SPRINGFIELD — A Hampden County judge on Monday said the Roman Catholic Diocese of Springfield can’t obtain information from a Berkshire Eagle journalist that could reveal the identities of anonymous sources.
In a reversal of her earlier order related to a civil lawsuit against the diocese by a victim of clergy sexual abuse, Superior Court Justice Karen L. Goodwin said the diocese can only look to what nonconfidential sources told Larry Parnass, who began reporting on the abuse in 2019.
Goodwin also said that if the diocese wants to continue to press Parnass for communications and testimony involving sources to whom he promised confidentiality, it will first have to demonstrate what efforts it has made to get the information from other sources.
Goodwin, however, said the court is “open” to requiring Parnass to disclose whether any of his anonymous sources are trial witnesses, and “to produce the information those sources provided to him.”
Given this, Parnass remains guarded.
“We’ve shown we’re willing to fight to keep our promises to sources who speak with The Eagle on a confidential basis,” said Parnass, the newspaper’s managing editor for innovation. “We may have to mount that fight again, however.”
The subpoena in March by the diocese for a wide range of Parnass’ notes, communications as well as testimony stems from a civil suit filed in January 2021 by an unnamed Chicopee man against the diocese and eight of its officials.
John Doe, as he is listed on court documents, claims he was brutally raped and abused by Bishop Christopher Weldon and and two other parish priests when he was an altar boy in the 1960s.
The paper’s coverage of this was possible only with the help of a source to whom Parnass promised confidentiality.
Parnass and The Eagle’s attorney, Jeffrey J. Pyle, fought the subpoena on grounds mainly that providing the information — even redacted — would reveal identities.
Goodwin in July ordered the scope of the subpoena narrowed only to involve what John Doe told the church’s internal review board and investigator Kevin Murphy.
But even supplying just this, Pyle said, would reveal one of Parnass’ sources. He also said there were others who could supply the same information who had not been thoroughly probed.
And the diocese did not make a strong enough argument to outweigh the damage to Parnass’ continued reporting on this and other stories, Pyle also noted.
The situation had begun to raise wider concerns about a possible chilling effect on investigative journalism, should Parnass have been compelled to produce his notes.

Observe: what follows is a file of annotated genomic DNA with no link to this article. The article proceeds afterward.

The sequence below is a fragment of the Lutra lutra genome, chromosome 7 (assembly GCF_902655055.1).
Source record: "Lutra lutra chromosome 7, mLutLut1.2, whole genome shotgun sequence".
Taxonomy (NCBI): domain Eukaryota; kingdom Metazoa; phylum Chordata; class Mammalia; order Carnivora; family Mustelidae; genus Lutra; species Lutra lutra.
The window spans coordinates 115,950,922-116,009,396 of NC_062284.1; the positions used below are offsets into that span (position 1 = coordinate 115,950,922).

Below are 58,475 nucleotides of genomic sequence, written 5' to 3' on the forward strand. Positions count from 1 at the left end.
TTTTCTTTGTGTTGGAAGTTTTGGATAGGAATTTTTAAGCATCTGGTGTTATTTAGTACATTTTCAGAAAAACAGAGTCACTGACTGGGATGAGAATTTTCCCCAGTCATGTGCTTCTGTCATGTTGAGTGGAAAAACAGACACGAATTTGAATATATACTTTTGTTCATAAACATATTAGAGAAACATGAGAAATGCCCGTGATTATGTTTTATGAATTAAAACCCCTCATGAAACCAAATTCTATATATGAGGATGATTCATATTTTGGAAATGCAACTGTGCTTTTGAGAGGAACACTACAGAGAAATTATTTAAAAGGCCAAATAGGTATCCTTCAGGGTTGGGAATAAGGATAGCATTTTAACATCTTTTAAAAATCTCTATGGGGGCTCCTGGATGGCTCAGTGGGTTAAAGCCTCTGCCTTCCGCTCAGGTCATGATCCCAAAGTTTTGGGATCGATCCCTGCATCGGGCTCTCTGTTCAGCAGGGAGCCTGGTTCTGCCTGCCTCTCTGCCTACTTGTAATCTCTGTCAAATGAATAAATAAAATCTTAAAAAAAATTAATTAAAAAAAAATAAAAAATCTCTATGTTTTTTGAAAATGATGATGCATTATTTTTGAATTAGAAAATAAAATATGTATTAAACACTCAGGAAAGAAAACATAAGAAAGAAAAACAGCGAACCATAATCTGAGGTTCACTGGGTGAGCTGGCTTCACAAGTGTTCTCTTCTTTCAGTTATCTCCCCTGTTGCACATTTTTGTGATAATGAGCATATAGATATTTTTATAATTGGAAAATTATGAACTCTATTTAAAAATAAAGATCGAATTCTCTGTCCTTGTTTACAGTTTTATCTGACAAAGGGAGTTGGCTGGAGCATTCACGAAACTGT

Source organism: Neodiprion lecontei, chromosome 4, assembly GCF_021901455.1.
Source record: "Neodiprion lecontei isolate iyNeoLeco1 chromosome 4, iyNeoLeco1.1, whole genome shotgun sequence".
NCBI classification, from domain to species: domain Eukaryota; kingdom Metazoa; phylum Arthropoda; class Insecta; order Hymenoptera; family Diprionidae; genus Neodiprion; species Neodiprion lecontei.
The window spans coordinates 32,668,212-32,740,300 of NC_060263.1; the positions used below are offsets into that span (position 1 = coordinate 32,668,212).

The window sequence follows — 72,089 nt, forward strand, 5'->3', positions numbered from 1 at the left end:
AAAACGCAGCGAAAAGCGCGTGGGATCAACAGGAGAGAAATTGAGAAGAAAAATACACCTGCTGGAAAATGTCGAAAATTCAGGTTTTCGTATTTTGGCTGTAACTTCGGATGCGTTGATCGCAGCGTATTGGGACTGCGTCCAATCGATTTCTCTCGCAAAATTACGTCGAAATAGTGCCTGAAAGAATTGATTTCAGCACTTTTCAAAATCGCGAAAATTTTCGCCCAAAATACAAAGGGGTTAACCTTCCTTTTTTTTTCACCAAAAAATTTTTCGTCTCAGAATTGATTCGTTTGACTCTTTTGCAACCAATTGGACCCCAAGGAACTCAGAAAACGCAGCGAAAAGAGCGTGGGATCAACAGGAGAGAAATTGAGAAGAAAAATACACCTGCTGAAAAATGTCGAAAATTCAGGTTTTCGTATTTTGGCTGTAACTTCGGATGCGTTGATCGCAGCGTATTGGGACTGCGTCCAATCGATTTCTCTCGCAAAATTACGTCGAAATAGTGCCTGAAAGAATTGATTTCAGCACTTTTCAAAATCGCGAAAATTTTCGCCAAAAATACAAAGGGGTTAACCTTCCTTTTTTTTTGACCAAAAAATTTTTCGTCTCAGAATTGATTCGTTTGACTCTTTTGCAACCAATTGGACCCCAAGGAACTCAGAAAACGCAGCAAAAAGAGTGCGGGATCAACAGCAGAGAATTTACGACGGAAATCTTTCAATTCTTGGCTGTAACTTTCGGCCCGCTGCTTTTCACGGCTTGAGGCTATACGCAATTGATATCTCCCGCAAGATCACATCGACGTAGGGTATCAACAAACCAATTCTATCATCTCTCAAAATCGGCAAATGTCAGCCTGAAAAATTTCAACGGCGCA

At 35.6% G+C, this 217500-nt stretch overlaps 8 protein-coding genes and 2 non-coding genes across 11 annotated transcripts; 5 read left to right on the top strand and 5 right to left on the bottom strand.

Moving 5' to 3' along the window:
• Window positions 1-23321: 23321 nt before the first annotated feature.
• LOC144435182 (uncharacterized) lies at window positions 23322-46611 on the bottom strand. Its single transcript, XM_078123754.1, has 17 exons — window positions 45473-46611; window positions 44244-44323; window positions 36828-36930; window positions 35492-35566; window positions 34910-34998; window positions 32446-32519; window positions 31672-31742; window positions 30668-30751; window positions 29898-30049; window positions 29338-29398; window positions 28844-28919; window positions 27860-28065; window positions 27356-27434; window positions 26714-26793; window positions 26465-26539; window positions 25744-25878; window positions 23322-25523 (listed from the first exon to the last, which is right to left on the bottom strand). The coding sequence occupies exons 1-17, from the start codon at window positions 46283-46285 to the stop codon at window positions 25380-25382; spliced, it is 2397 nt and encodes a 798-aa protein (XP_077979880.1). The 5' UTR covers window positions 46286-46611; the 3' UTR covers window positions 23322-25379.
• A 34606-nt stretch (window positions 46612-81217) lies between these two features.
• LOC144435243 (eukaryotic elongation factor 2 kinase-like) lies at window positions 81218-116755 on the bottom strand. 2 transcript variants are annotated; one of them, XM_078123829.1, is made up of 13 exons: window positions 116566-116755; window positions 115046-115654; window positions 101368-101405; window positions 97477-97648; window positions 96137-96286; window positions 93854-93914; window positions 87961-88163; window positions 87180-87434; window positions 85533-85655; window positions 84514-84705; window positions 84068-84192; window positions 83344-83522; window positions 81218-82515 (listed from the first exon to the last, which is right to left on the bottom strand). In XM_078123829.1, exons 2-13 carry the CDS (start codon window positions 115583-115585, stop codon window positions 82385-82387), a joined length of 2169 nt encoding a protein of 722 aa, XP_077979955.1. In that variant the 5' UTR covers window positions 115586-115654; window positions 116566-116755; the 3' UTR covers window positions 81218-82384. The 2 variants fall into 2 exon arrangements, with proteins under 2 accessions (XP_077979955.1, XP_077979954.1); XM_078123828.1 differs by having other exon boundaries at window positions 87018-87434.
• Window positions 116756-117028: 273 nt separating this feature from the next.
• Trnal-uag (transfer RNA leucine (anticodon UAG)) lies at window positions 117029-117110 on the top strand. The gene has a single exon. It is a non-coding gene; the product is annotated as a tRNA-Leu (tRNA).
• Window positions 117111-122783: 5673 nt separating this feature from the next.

Massachusetts does not have a shield law for reporters, and journalists and free press advocates have watched this situation closely.
In a hearing last month, Goodwin pressed diocese attorney Michael G. McDonough about whether other nonconfidental sources had been exhausted for the information.
McDonough said that what Parnass had learned was important enough for Parnass to trust it, making it critical for the diocese to see it. This, he said, would help in its defense by determining John Doe’s consistency in what he told people about the abuse.
In her revised order, Goodwin essentially said the diocese would have to show that it exhausted all other avenues to obtain this information before the court would even consider ordering Parnass to produce it.
Pyle said he is gratified by Goodwin’s reversal, and that the paper will fight new attempts that could strip protection from confidential sources in this case.
He also said he feels confident that Goodwin will continue to properly weigh the diocese’s right to obtain information for its defense with potential threats to the free flow of information to journalists.
That includes asking the diocese to exhaust other means of obtaining information they want.
“Our position has always been that the identity of Larry Parnass’ confidential sources is irrelevant to this litigation, and we think we’ll be able to make that showing at any further stage of this case,” Pyle said.
Eagle Publisher Fredric Rutberg shares Pyle’s confidence that Goodwin will continue to protect sources.
“We didn’t get everything we wanted, but we got most of what we wanted — she certainly recognized the most important fact and that is that all the information that was given to Larry confidentially will remain confidential,” said Rutberg, a retired Berkshire County judge.